How I Got to Write for Dragon Heist and Dungeon of the Mad Mage

Hey guess what? You can preorder my level 1 – 20 fifth edition adventure right now!

Just a quick update here this week because I am swamped!

If you missed the announcement over the weekend on the Stream of Many Eyes, Wizards of the Coast is releasing two new hardcover D&D adventures this year. I had the fortune to contribute to both Waterdeep: Dragon Heist and Waterdeep: Dungeon of the Mad Mage. Here’s a description of both from the D&D website:

Waterdeep: Dragon Heist

A fantastic treasure trove is yours for the taking in this adventure for the world’s greatest roleplaying game.

Famed explorer Volothamp Geddarm needs you to complete a simple quest. Thus begins a mad romp through the wards of Waterdeep as you uncover a villainous plot involving some of the city’s most influential figures.

A grand urban caper awaits you. Pit your skill and bravado against villains the likes of which you’ve never faced before, and let the dragon hunt begin!

Waterdeep: Dungeon of the Mad Mage

Explore the mega-dungeon of Undermountain in this adventure for the world’s greatest roleplaying game.

In the city of Waterdeep rests a tavern called the Yawning Portal, named after the gaping pit in its common room. At the bottom of this crumbling shaft is a labyrinthine dungeon shunned by all but the most daring adventurers. Known as Undermountain, this dungeon is the domain of the mad wizard Halaster Blackcloak. Long has the Mad Mage dwelt in these forlorn depths, seeding his lair with monsters, traps, and mysteries—to what end is a constant source of speculation and concern.

This adventure picks up where Waterdeep: Dragon Heist leaves off, taking characters of 5th level or higher all the way to 20th level should they explore the entirety of Halaster’s home. Twenty-three levels of Undermountain are detailed herein, along with the subterranean refuge of Skullport. Treasures and secrets abound, but tread with care!

A lot of folks have asked how this gig came to be. Wizard of the Coast reached out in the beginning of 2017 and asked if I had any work on the Dungeon Masters Guild I thought was a good example of my work. How did they know to reach out? Likely because of some of the previous work I had done and my sales numbers on DMs Guild. I sent them two D&D Adventurers’ League adventures I had worked on: A Dish Best Served Cold and Tales of Good & Evil. (Many thanks to Travis Woodall and Shawn Merwin for editing these adventures and everyone who playtested them for making them awesome.)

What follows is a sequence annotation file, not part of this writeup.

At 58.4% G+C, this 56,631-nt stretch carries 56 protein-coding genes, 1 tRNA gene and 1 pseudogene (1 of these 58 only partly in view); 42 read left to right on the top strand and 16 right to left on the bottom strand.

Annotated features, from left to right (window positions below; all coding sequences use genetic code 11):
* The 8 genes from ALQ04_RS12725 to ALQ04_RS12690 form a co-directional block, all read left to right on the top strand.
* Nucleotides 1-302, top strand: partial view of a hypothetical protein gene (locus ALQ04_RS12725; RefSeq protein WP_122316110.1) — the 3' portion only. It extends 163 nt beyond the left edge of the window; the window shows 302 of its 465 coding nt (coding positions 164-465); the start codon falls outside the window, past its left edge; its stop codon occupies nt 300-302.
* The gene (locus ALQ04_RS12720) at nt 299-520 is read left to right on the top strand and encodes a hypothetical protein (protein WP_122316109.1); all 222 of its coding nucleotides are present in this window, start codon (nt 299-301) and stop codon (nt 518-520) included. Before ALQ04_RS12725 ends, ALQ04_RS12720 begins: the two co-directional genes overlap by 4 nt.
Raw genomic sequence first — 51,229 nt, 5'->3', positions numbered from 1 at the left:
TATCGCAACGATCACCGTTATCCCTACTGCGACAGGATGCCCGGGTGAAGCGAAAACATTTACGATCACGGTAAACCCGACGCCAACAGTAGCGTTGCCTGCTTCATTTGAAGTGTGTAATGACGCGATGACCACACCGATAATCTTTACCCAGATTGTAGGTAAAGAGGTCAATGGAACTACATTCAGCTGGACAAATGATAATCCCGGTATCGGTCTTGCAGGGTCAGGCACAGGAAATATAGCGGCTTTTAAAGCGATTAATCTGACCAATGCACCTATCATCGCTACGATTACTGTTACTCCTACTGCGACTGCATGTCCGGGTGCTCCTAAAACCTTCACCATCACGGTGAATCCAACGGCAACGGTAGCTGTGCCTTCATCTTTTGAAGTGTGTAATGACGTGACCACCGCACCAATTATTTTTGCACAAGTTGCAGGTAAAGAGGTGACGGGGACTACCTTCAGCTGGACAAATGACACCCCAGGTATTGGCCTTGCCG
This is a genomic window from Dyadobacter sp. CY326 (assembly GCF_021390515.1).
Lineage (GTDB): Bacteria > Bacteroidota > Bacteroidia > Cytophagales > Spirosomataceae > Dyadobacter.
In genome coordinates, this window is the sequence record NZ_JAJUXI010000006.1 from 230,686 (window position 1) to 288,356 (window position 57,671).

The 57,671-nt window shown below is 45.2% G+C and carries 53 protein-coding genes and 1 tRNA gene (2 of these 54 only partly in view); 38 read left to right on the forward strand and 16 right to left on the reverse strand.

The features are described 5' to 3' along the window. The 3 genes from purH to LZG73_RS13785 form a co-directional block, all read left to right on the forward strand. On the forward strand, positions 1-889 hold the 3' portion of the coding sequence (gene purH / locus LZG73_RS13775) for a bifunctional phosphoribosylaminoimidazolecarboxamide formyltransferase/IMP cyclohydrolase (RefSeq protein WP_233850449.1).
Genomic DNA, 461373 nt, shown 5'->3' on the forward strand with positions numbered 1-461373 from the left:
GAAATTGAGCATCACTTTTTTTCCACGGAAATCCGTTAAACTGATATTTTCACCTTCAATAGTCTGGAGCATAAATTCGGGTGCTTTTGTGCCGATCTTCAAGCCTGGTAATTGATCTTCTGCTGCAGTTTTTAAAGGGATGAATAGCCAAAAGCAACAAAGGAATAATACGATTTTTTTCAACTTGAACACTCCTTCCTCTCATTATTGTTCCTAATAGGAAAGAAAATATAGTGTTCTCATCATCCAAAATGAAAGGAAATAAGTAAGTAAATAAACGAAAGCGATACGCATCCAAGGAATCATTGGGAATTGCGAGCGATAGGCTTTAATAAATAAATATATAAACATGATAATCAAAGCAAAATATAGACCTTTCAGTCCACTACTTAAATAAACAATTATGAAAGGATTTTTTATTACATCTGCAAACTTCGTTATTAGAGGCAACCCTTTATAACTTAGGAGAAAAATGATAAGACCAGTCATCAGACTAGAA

As they have said before, Wizards of the Coast is using the DMs Guild as a way to look at potential new authors. They plan their releases so far ahead, you’re just hearing about people’s first experiences now, but I’m sure there will be more names from the Guild contributing to official D&D products.

Several weeks went by and then I was offered the chance to contribute to Dragon Heist with James Haeck. Many folks from the D&D team and tons of freelance artists worked on the book as well.

When Dragon Heist wrapped, Wizards of the Coast reached out again, asking me to write a bit for Dungeon of the Mad Mage, which had many awesome freelance contributors already working on the book.

In the coming months, keep your eyes here and your ears on Table Top Babble for me to talk with other collaborators about the process. We can’t say much until the books are released, but I will say that working on official D&D adventures was as awesome and creatively fulfilling as I had hoped. Now I hope you have as much fun playing as we did creating!

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